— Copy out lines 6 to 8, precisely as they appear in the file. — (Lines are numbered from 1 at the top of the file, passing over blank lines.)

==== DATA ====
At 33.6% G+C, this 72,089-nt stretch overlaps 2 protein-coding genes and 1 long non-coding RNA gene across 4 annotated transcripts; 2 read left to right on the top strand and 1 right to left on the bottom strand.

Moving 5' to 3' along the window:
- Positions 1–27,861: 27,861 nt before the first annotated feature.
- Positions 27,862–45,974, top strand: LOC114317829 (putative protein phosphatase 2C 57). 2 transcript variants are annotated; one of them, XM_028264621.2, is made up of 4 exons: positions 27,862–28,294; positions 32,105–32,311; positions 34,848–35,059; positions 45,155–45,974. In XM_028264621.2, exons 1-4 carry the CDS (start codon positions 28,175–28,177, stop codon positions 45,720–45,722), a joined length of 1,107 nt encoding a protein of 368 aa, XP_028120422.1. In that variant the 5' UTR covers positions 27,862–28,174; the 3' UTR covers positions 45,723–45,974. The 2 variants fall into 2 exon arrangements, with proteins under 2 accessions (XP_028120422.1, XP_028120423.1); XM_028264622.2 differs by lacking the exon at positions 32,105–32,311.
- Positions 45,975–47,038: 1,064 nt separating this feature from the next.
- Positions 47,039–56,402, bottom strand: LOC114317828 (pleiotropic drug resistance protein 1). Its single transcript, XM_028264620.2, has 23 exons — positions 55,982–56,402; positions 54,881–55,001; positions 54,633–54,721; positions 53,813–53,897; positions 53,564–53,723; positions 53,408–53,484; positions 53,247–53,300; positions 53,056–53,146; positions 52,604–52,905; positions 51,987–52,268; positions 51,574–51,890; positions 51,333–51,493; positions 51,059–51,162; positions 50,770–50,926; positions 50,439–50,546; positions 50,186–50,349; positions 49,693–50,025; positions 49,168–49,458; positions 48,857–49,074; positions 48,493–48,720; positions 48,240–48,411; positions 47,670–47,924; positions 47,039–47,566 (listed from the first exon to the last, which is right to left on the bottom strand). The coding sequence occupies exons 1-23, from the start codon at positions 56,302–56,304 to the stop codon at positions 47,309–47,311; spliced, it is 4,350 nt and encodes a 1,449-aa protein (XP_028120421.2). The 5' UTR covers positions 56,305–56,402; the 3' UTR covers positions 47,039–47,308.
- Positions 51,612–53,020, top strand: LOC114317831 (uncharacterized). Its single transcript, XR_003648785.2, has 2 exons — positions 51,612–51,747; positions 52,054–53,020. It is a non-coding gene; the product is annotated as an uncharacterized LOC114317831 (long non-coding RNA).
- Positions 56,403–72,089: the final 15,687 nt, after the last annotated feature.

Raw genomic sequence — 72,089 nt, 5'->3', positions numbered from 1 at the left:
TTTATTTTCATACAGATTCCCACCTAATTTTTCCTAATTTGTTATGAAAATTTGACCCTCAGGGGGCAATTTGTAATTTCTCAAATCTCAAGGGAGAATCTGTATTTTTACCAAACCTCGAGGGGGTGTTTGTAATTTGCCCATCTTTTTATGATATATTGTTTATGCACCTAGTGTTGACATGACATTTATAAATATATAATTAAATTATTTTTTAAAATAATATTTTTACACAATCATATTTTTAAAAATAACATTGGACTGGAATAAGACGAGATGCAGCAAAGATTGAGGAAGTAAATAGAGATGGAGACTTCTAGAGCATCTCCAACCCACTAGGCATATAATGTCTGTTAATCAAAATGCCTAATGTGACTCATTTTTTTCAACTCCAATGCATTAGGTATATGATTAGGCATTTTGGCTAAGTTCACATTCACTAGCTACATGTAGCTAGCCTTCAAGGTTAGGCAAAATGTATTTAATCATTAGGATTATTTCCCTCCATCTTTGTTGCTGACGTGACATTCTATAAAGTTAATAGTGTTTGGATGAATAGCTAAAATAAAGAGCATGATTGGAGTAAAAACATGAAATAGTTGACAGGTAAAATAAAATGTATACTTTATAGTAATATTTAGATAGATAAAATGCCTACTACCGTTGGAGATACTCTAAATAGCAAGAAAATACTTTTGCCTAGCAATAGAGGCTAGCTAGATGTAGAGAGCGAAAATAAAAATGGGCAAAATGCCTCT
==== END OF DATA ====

- Positions 47,039–56,402, bottom strand: LOC114317828 (pleiotropic drug resistance protein 1). Its single transcript, XM_028264620.2, has 23 exons — positions 55,982–56,402; positions 54,881–55,001; positions 54,633–54,721; positions 53,813–53,897; positions 53,564–53,723; positions 53,408–53,484; positions 53,247–53,300; positions 53,056–53,146; positions 52,604–52,905; positions 51,987–52,268; positions 51,574–51,890; positions 51,333–51,493; positions 51,059–51,162; positions 50,770–50,926; positions 50,439–50,546; positions 50,186–50,349; positions 49,693–50,025; positions 49,168–49,458; positions 48,857–49,074; positions 48,493–48,720; positions 48,240–48,411; positions 47,670–47,924; positions 47,039–47,566 (listed from the first exon to the last, which is right to left on the bottom strand). The coding sequence occupies exons 1-23, from the start codon at positions 56,302–56,304 to the stop codon at positions 47,309–47,311; spliced, it is 4,350 nt and encodes a 1,449-aa protein (XP_028120421.2). The 5' UTR covers positions 56,305–56,402; the 3' UTR covers positions 47,039–47,308.
- Positions 51,612–53,020, top strand: LOC114317831 (uncharacterized). Its single transcript, XR_003648785.2, has 2 exons — positions 51,612–51,747; positions 52,054–53,020. It is a non-coding gene; the product is annotated as an uncharacterized LOC114317831 (long non-coding RNA).
- Positions 56,403–72,089: the final 15,687 nt, after the last annotated feature.